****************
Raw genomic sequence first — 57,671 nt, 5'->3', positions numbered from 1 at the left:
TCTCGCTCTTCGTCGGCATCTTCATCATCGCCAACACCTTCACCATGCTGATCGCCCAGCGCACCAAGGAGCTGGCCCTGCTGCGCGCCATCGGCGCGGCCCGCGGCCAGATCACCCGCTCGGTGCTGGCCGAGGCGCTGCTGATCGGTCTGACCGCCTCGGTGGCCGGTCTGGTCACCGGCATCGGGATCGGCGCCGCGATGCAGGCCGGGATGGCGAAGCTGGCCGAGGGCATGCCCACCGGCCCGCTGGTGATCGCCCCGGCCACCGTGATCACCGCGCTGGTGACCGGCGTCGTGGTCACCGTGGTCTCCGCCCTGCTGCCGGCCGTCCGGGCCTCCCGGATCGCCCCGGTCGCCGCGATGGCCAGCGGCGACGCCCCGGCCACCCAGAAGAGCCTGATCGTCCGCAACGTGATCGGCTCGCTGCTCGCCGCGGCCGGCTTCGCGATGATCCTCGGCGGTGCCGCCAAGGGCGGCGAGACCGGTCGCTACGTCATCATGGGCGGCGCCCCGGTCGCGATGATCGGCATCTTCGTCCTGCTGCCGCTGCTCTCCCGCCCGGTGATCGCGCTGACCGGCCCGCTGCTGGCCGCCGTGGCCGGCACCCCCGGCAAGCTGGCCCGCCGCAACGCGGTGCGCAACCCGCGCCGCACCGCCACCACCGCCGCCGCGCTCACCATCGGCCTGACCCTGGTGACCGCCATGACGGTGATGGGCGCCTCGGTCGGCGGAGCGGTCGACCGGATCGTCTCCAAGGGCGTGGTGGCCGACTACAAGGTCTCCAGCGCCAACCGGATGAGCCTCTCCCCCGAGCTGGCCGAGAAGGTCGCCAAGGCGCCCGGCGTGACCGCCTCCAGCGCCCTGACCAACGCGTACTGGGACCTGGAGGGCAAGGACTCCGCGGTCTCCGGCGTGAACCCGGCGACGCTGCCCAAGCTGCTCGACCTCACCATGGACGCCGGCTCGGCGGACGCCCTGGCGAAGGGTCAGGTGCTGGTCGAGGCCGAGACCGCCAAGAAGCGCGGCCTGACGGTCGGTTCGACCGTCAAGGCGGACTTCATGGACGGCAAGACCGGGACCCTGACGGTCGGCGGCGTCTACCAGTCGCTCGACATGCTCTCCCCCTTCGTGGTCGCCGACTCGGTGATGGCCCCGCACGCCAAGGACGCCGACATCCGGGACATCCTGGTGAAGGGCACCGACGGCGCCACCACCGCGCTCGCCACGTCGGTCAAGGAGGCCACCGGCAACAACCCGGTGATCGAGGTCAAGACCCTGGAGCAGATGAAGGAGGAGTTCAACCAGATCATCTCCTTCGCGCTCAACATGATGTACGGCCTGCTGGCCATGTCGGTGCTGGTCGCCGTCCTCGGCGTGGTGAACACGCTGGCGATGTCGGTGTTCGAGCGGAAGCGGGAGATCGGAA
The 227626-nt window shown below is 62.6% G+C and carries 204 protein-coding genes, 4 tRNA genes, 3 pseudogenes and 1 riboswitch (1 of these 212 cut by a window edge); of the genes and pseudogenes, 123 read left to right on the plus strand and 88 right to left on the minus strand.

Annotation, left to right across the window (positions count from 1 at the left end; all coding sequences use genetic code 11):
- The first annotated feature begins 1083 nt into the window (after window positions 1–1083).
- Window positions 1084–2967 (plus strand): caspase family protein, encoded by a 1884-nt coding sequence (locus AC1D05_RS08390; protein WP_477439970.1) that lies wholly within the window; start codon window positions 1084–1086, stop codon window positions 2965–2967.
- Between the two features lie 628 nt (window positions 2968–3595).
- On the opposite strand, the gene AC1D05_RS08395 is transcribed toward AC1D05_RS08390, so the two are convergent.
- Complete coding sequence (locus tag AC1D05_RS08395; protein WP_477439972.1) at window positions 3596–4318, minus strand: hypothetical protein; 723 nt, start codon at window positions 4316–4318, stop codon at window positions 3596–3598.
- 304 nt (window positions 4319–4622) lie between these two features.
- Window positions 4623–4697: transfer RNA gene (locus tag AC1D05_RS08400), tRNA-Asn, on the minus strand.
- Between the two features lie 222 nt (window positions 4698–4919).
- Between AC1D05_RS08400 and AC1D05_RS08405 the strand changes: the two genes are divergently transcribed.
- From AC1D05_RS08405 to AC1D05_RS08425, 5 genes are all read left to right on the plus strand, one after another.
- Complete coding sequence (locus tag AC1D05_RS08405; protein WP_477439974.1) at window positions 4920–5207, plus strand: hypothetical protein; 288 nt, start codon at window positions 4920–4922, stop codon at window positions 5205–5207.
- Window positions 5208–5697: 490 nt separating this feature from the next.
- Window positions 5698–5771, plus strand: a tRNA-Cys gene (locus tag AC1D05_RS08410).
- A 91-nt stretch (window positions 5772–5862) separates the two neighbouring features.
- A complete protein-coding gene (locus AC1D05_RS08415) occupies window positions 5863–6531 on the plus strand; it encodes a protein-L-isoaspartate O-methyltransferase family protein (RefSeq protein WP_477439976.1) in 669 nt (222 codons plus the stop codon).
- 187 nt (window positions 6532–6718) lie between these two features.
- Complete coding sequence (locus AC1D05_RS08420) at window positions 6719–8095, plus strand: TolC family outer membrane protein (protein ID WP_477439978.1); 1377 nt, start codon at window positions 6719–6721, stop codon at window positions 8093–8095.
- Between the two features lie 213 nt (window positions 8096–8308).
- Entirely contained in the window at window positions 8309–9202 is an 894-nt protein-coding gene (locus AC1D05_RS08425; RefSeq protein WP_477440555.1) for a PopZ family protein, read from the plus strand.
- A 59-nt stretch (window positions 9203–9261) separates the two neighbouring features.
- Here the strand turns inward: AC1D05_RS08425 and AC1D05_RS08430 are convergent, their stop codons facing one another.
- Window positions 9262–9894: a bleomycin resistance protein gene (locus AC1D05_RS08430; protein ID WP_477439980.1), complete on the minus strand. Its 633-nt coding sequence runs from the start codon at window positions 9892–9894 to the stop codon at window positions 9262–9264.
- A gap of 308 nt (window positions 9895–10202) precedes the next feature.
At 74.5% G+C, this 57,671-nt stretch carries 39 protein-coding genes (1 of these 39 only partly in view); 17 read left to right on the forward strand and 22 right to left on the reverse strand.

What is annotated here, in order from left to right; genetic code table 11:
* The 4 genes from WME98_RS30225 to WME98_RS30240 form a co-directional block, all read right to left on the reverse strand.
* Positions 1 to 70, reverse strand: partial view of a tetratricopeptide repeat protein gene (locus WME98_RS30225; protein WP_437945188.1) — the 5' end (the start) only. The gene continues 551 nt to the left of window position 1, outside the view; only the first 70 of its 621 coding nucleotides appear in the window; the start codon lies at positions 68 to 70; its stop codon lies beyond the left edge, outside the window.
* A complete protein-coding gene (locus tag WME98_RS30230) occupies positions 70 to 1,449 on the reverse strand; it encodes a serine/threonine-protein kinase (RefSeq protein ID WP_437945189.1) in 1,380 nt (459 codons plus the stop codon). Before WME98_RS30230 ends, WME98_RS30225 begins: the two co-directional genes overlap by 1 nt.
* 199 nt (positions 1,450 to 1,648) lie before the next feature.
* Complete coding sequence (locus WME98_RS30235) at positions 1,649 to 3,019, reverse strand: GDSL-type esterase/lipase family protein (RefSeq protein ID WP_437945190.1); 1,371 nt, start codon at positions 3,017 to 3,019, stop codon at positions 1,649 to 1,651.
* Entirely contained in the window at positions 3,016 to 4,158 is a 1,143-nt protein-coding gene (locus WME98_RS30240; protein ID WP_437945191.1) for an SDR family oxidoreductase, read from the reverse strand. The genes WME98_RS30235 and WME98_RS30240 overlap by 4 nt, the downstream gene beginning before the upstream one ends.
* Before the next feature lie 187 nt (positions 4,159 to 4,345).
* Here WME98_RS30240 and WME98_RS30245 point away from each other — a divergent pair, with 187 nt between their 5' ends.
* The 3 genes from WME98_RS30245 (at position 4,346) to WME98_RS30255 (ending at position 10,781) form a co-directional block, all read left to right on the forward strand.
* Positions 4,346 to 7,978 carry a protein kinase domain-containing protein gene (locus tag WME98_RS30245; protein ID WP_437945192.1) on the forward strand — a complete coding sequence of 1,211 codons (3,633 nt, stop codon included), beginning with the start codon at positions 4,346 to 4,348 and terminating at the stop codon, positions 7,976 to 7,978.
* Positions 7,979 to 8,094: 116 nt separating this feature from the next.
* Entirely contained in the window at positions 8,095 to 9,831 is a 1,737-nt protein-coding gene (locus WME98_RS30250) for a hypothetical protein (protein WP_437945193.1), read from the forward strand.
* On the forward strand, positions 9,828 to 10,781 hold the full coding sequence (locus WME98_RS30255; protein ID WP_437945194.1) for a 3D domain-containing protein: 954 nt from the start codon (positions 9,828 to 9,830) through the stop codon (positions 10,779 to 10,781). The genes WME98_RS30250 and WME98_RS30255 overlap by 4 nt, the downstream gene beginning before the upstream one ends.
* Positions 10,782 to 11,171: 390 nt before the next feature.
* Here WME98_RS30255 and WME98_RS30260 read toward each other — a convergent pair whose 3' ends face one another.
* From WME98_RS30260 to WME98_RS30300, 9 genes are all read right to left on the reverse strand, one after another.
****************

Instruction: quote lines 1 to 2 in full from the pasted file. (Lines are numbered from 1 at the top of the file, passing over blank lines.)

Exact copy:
Raw genomic sequence first — 57,671 nt, 5'->3', positions numbered from 1 at the left:
TCTCGCTCTTCGTCGGCATCTTCATCATCGCCAACACCTTCACCATGCTGATCGCCCAGCGCACCAAGGAGCTGGCCCTGCTGCGCGCCATCGGCGCGGCCCGCGGCCAGATCACCCGCTCGGTGCTGGCCGAGGCGCTGCTGATCGGTCTGACCGCCTCGGTGGCCGGTCTGGTCACCGGCATCGGGATCGGCGCCGCGATGCAGGCCGGGATGGCGAAGCTGGCCGAGGGCATGCCCACCGGCCCGCTGGTGATCGCCCCGGCCACCGTGATCACCGCGCTGGTGACCGGCGTCGTGGTCACCGTGGTCTCCGCCCTGCTGCCGGCCGTCCGGGCCTCCCGGATCGCCCCGGTCGCCGCGATGGCCAGCGGCGACGCCCCGGCCACCCAGAAGAGCCTGATCGTCCGCAACGTGATCGGCTCGCTGCTCGCCGCGGCCGGCTTCGCGATGATCCTCGGCGGTGCCGCCAAGGGCGGCGAGACCGGTCGCTACGTCATCATGGGCGGCGCCCCGGTCGCGATGATCGGCATCTTCGTCCTGCTGCCGCTGCTCTCCCGCCCGGTGATCGCGCTGACCGGCCCGCTGCTGGCCGCCGTGGCCGGCACCCCCGGCAAGCTGGCCCGCCGCAACGCGGTGCGCAACCCGCGCCGCACCGCCACCACCGCCGCCGCGCTCACCATCGGCCTGACCCTGGTGACCGCCATGACGGTGATGGGCGCCTCGGTCGGCGGAGCGGTCGACCGGATCGTCTCCAAGGGCGTGGTGGCCGACTACAAGGTCTCCAGCGCCAACCGGATGAGCCTCTCCCCCGAGCTGGCCGAGAAGGTCGCCAAGGCGCCCGGCGTGACCGCCTCCAGCGCCCTGACCAACGCGTACTGGGACCTGGAGGGCAAGGACTCCGCGGTCTCCGGCGTGAACCCGGCGACGCTGCCCAAGCTGCTCGACCTCACCATGGACGCCGGCTCGGCGGACGCCCTGGCGAAGGGTCAGGTGCTGGTCGAGGCCGAGACCGCCAAGAAGCGCGGCCTGACGGTCGGTTCGACCGTCAAGGCGGACTTCATGGACGGCAAGACCGGGACCCTGACGGTCGGCGGCGTCTACCAGTCGCTCGACATGCTCTCCCCCTTCGTGGTCGCCGACTCGGTGATGGCCCCGCACGCCAAGGACGCCGACATCCGGGACATCCTGGTGAAGGGCACCGACGGCGCCACCACCGCGCTCGCCACGTCGGTCAAGGAGGCCACCGGCAACAACCCGGTGATCGAGGTCAAGACCCTGGAGCAGATGAAGGAGGAGTTCAACCAGATCATCTCCTTCGCGCTCAACATGATGTACGGCCTGCTGGCCATGTCGGTGCTGGTCGCCGTCCTCGGCGTGGTGAACACGCTGGCGATGTCGGTGTTCGAGCGGAAGCGGGAGATCGGAA